The World Bank’s board has agreed to grant China a low-interest annual loan of between $1 and $1.5 billion through June 2025, according to CNBC.
The World Bank said on Thursday that its board members have “expressed broad support” to aid China with up to $1.5 billion annual lendings through 2025. The Bank has published its five-year lending strategy plan on the same day.
This happened despite strong objections from US Treasury Secretary Steven Mnuchin, who earlier said that China should be expelled from the World Bank’s supportive loan program.
The US Treasury’s representative on the World Bank board had opposed the China lending plan on Wednesday, arguing that the bank should “graduate” China from its concessional loan programs for low- and middle-income countries, according to the CNBC report.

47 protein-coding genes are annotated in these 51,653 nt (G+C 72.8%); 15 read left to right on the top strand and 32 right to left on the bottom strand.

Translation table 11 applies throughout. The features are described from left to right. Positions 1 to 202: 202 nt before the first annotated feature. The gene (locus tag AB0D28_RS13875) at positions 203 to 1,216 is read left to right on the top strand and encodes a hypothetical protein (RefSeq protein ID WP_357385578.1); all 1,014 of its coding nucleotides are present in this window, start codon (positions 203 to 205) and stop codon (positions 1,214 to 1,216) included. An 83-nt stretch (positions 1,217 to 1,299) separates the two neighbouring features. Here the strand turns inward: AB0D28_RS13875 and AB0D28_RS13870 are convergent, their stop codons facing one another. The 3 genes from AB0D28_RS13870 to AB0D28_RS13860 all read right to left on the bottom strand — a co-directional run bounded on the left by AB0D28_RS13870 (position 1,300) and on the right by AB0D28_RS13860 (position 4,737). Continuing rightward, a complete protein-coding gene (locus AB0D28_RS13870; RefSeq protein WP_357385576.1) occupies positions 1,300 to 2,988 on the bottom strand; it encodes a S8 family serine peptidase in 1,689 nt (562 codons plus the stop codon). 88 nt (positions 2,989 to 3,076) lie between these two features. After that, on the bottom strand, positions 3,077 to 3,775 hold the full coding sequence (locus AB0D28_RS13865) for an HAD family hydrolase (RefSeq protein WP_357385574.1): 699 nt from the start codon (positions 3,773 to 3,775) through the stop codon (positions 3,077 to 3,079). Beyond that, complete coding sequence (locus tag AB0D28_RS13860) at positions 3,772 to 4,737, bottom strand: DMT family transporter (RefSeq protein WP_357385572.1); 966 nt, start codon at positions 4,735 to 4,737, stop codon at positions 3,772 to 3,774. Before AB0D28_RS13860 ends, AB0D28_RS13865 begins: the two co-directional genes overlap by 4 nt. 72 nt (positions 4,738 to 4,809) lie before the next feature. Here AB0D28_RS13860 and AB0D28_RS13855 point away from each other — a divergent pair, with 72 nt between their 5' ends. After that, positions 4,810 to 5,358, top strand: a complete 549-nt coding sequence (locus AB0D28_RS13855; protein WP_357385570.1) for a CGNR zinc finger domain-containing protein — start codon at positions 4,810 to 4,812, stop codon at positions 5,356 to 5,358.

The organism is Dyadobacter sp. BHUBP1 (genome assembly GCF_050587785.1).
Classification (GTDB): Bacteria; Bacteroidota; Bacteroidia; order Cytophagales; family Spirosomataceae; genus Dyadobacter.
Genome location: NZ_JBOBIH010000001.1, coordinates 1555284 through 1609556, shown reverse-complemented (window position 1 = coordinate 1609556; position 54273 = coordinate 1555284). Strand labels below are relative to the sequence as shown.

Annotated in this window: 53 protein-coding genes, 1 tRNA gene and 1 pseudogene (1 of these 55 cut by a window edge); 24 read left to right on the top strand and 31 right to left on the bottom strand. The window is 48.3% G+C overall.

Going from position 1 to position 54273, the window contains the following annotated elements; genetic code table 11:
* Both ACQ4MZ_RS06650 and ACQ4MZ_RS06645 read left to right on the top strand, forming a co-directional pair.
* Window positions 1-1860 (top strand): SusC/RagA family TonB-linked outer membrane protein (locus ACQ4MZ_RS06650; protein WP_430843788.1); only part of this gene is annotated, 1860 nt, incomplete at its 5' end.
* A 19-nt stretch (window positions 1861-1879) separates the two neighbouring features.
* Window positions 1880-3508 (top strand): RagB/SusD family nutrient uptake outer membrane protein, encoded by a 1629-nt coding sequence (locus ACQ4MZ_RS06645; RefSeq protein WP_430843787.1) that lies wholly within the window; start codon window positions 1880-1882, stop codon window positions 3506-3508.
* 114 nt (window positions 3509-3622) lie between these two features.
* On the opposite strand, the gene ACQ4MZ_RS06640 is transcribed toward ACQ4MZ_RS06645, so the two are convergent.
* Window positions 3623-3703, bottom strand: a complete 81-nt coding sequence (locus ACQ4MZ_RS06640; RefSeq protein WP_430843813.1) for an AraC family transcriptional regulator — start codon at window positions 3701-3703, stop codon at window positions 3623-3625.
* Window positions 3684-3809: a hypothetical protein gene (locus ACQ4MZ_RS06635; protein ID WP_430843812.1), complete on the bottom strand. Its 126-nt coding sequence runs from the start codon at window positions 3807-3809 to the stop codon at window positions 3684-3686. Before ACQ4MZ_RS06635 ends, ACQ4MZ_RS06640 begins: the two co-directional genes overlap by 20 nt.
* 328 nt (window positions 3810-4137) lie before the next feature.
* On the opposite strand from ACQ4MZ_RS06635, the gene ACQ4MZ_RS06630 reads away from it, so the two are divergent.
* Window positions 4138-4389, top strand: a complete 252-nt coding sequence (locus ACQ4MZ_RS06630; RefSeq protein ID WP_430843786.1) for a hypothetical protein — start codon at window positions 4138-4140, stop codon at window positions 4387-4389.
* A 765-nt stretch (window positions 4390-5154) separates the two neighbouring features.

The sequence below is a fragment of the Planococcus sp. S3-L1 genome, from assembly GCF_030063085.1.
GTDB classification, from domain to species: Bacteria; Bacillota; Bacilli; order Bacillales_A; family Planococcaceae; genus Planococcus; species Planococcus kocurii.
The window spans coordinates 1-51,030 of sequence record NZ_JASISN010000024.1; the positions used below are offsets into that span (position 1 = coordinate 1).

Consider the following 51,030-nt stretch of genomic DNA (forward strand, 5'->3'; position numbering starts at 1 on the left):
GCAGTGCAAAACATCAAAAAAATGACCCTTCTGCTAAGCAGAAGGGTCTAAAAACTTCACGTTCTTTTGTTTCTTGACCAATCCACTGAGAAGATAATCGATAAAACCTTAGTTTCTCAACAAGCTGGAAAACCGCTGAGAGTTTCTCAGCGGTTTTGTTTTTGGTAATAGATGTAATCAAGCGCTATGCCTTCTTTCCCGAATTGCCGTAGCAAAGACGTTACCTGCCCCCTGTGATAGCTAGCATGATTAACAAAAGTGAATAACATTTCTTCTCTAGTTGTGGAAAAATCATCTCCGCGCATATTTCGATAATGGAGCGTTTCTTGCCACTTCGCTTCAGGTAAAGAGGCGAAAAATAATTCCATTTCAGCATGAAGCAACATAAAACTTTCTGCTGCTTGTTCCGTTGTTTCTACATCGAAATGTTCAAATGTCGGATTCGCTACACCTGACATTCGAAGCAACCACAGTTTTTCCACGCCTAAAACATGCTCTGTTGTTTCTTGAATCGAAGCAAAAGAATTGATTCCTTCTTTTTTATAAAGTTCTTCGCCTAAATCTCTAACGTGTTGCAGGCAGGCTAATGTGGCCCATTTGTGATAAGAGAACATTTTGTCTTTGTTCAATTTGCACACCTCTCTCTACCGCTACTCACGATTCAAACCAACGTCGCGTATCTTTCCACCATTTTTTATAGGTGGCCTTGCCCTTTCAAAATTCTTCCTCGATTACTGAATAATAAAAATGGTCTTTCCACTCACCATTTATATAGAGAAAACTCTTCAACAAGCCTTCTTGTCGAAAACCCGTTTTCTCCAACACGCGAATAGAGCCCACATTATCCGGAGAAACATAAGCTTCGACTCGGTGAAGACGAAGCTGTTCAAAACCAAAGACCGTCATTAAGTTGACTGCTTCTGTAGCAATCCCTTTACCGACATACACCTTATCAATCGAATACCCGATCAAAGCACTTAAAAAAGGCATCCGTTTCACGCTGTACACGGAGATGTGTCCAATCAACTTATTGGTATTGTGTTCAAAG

The World Bank said its lending to China would decline gradually under the “country partnership framework” plan. China received $1.3 billion in 2019, compared to $2.4 billion in 2017.
“Lending levels may fluctuate up and down from year to year due to normal pipeline management based on project readiness,” said the World Bank in its five-year strategy plan.
Mnuchin expressed his concerns over the slow pace at which the World Bank is “gradually declining” lending to China, reported CNBC.
Other US lawmakers are also concerned. “The World Bank, using American tax dollars, should not be lending to wealthy countries that violate the human rights of their citizens and attempt to dominate weaker countries either militarily or economically,” said Senate Finance Committee Chairman Charles Grassley.
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